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Cyber attacks discussed

May 22, 2017

After the attack on the NHS causing chaos, an article discusses how security is so easily overcome by pirates.

Printweek reported that many organisations have been affected even Fedex, but said that this is not rare and that according to Symantec: “ransomware strikes increased by more than a third to over 483,800 incidents in 2016. And the 2016 British Crime Survey highlights that cybercrime now accounts for more than half of all crimes reported in the UK.”

John Unsworth, Chief Executive of the London Digital Security Centre, commented: “Cyber-crime is a low-risk, high-reward venture for the criminal. Frankly, what rational, self-respecting 21st-century criminal would not to seek to prosper from the growth of the internet?”

The article also said that some organisations do make “it easy for hackers” and Unsworth said that the mindset was like a syndrome: “The syndrome known as ‘it won’t happen to me’ is alive and kicking when it comes to the discussion of cyber-crime and how to prevent it. Successful attacks, whether a phishing email, a DDOS [distributed denial-of-service] attack, an invoice fraud or a website defacement, usually have one thing in common: an inadvertent – or fully conscious – decision made by a human to either click on a link in an email, to not update to the latest software, or to provide remote access to a system containing data.”

Ransomware can encrypt files on a computer or lock a users screen then the hacker demands money to unlock it but they don’t always unlock it and the police “advise victims not to pay”. According to Stewart Watkins, BPIF’s IT advisor those most at risk are still running “unsupported operating systems and software [like] Windows XP, Windows 8, Windows Vista, Server 2003 and old versions of Adobe Acrobat and Flash”.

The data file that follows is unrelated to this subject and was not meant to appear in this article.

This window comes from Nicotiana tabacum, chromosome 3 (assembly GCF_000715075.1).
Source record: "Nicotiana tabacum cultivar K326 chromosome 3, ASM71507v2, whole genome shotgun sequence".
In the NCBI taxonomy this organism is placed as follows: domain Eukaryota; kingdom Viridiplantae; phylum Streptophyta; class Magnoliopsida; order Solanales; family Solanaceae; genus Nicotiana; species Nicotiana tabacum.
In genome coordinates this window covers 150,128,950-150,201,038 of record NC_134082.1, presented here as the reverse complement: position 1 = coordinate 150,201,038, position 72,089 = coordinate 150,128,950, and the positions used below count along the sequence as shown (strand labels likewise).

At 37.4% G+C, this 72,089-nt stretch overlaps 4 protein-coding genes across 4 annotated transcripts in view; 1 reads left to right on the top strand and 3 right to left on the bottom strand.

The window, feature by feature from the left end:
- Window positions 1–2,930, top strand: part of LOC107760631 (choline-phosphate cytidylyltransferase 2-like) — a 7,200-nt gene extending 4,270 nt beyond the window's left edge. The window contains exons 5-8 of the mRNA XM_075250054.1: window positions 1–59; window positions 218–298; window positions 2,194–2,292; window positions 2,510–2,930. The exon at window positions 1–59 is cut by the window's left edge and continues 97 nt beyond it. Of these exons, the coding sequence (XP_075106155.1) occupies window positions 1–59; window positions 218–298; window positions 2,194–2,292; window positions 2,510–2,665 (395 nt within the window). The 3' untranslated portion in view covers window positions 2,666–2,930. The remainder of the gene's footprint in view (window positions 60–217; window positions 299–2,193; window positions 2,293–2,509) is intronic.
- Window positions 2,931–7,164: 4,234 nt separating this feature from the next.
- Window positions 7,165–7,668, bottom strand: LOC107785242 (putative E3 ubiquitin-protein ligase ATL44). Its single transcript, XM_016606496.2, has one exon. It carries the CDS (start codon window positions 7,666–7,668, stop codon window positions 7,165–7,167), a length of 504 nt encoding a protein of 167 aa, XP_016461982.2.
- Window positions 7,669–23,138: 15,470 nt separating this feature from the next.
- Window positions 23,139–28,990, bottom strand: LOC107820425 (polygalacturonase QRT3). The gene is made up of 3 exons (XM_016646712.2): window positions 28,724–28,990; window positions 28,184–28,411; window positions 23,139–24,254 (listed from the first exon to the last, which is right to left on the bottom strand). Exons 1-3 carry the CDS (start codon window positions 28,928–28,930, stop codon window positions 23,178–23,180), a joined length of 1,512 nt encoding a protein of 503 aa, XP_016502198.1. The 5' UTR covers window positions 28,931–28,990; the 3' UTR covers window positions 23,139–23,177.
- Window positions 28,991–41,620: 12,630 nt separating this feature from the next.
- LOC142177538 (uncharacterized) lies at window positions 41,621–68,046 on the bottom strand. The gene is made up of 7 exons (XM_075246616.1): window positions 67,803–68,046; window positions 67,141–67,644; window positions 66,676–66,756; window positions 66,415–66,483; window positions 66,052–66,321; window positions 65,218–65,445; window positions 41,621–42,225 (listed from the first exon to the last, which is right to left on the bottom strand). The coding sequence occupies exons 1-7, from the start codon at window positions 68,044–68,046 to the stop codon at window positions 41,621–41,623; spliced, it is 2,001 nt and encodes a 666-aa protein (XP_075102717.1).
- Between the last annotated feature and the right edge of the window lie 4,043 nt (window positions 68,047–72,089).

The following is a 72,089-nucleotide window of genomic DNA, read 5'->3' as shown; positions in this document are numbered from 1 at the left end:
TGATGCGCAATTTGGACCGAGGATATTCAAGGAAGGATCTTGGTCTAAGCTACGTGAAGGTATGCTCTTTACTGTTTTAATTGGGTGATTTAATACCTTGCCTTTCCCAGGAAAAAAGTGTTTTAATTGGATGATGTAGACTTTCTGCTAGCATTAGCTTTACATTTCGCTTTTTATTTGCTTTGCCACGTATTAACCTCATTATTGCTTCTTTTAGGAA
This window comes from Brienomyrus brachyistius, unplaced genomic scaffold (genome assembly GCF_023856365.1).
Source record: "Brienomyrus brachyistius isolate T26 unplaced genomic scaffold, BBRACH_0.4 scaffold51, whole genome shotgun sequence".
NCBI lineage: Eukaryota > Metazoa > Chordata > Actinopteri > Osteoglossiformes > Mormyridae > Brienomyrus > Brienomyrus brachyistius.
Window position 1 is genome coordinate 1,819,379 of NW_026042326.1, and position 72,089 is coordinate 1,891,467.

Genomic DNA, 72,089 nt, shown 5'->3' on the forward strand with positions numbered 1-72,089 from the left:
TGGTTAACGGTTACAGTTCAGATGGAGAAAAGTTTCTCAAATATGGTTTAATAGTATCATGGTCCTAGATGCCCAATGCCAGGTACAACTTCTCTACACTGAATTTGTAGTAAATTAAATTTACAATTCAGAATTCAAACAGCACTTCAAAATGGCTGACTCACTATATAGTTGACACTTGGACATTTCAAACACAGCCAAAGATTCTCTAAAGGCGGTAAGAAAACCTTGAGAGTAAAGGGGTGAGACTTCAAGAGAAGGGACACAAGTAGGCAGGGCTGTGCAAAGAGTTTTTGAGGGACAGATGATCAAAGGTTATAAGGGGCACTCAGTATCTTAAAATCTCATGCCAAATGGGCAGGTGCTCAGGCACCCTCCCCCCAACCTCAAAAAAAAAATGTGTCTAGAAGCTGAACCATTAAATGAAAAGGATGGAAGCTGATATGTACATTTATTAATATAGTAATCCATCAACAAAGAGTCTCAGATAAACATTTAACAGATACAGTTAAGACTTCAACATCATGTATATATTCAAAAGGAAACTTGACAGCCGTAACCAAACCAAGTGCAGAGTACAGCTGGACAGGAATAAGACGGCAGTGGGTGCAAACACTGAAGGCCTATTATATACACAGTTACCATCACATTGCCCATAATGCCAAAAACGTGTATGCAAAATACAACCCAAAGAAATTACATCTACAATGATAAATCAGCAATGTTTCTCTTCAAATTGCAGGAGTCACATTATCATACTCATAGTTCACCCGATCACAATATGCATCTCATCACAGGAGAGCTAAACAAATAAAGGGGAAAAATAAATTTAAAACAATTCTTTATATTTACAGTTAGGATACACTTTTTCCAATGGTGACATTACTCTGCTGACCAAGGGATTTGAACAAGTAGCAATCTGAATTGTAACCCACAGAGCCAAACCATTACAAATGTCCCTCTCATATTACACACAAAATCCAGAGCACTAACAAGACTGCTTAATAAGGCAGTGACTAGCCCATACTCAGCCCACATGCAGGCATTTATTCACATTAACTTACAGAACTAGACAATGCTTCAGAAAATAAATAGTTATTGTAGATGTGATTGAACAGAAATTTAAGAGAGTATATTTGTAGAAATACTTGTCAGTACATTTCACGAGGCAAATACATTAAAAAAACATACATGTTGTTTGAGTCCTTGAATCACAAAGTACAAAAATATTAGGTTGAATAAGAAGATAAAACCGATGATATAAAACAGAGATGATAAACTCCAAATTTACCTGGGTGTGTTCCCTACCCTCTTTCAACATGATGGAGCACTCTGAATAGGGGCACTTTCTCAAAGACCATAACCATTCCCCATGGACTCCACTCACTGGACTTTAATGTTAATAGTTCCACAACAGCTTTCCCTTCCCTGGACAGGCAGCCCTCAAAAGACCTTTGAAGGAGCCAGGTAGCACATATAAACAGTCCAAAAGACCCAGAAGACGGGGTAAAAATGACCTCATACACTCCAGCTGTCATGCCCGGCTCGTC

Printers that are using Windows Small Business Server 2008 need to look for something else as Microsoft have stopped supporting the email server segment in April 2017 and Watkins also said: “A lot of people get stuck on that one because the actual server operating system is still supported but the email component of it is not. That’s particularly risky because the email server is the most internet-facing component of the whole network.”

The NHS had been warned by experts that it was at risk using Windows XP and this was what led to the attack. Protection of networks against ransomware attacks means taking action and effort and investment are required even though “risk can never be entirely eliminated” said Unsworth.

Once infected the computer must be turned off and “disconnected from the network” after which it should be reported to Action Fraud. Recovering data will depend on much preparation there was before the attack. The article advises making sure that software is up to date and installing all system updates to every device as soon as they are available while maintaining regular patch management. It also advises installing firewalls and anti-virus software and keeping it all up to date as well as using strong passwords and training all staff on security while online giving them access to only what they need.

Data needs to be backed up regularly and that should be to a device that is not left connected to the network so memory stick, external hard drive or cloud which can also be used to filter emails. Software that alerts the user to change access permissions are available and effective and organisations can take out a cyber insurance. Both Unsworth and Watkins advised procuring “Cyber Essentials accreditation which is a government backed scheme that “sets out a baseline of cyber security measures suitable for all organisations in all sectors” and can prevent 80 percent of attacks.

 

 

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